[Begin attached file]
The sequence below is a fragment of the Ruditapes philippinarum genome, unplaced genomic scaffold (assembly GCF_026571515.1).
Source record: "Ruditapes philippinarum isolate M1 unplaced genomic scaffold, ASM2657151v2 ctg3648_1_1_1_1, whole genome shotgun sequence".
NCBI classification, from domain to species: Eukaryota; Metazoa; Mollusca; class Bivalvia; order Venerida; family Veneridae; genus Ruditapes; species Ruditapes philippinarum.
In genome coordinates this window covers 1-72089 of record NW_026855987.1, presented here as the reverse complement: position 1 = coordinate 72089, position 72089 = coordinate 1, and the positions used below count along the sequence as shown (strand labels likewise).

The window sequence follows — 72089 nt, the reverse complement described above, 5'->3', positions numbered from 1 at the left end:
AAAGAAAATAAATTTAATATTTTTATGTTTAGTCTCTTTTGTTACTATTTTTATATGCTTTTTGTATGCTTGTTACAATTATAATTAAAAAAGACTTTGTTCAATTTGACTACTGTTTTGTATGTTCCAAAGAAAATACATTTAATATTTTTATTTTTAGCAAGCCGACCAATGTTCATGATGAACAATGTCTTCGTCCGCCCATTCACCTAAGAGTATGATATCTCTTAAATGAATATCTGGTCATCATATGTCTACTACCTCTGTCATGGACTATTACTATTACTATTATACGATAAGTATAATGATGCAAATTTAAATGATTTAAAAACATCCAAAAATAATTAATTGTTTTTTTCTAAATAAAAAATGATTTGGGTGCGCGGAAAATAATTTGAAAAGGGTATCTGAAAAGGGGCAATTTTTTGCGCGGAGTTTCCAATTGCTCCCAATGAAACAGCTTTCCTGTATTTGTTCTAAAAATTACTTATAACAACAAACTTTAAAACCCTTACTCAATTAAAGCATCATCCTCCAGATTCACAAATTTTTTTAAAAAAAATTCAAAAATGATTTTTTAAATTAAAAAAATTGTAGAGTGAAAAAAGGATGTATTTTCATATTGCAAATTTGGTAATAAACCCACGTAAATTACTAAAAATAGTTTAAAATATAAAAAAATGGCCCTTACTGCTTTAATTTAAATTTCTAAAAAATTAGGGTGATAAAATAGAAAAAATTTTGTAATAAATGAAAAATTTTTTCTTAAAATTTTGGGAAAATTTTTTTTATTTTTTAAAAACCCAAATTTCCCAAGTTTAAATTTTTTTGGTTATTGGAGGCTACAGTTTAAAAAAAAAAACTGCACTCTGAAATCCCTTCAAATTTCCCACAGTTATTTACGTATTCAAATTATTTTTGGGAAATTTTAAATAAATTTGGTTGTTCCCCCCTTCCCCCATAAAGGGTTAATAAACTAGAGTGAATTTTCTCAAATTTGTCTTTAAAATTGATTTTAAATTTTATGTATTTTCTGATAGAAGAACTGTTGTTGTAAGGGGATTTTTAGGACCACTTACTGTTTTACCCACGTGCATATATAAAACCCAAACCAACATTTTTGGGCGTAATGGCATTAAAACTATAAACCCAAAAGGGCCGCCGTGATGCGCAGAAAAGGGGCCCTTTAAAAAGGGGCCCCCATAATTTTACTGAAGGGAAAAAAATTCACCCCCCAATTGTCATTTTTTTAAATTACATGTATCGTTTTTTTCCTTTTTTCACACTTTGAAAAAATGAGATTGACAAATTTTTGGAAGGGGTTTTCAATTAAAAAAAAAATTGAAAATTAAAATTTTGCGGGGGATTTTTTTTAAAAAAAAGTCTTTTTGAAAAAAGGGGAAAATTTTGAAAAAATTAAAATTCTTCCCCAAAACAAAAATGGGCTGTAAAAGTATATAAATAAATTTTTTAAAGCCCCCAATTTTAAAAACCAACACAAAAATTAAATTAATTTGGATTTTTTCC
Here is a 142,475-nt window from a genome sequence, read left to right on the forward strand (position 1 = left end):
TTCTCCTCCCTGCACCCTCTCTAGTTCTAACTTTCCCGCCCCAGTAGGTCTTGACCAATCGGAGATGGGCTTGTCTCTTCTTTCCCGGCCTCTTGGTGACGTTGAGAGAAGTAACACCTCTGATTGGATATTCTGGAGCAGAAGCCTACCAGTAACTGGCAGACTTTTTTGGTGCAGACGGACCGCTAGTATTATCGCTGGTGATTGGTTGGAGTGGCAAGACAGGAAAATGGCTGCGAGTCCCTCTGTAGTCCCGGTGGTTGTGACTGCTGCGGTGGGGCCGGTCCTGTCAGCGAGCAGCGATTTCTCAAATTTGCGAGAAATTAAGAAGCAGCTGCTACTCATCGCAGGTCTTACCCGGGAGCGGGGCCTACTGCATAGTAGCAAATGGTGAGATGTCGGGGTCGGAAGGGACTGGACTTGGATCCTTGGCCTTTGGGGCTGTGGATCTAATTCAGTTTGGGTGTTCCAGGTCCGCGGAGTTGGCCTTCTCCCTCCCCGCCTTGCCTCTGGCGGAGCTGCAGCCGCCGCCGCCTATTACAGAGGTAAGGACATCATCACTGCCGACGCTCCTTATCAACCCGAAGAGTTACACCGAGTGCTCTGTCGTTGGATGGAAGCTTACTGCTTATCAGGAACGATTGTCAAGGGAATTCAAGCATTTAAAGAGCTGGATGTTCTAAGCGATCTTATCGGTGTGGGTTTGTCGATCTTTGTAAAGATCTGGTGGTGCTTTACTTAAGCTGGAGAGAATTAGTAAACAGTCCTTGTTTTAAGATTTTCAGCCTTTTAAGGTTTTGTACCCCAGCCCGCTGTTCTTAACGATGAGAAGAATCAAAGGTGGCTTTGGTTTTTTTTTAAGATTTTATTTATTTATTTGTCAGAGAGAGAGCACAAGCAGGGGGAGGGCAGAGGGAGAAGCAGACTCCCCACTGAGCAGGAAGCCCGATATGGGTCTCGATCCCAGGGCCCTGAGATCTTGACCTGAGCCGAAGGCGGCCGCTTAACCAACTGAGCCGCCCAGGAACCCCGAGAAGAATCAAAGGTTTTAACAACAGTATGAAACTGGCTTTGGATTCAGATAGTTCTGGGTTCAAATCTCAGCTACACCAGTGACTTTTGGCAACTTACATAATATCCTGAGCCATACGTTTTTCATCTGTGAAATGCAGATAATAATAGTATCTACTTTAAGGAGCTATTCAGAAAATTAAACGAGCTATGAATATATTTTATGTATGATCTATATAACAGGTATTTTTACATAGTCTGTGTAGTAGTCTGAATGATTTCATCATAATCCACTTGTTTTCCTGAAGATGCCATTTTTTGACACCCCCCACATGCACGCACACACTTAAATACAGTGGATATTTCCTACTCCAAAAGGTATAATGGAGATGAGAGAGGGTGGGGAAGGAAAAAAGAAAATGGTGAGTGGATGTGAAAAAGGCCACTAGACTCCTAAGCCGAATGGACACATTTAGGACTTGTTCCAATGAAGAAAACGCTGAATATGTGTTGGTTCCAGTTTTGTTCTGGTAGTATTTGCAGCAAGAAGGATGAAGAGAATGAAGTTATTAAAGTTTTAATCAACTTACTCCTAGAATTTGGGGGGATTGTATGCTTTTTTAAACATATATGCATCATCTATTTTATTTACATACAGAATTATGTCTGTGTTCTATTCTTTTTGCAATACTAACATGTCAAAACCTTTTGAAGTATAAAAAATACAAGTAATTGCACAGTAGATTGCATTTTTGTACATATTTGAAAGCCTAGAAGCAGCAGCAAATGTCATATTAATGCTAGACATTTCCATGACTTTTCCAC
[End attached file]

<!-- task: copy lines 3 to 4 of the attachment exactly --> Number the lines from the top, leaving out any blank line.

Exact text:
NCBI classification, from domain to species: Eukaryota; Metazoa; Mollusca; class Bivalvia; order Venerida; family Veneridae; genus Ruditapes; species Ruditapes philippinarum.
In genome coordinates this window covers 1-72089 of record NW_026855987.1, presented here as the reverse complement: position 1 = coordinate 72089, position 72089 = coordinate 1, and the positions used below count along the sequence as shown (strand labels likewise).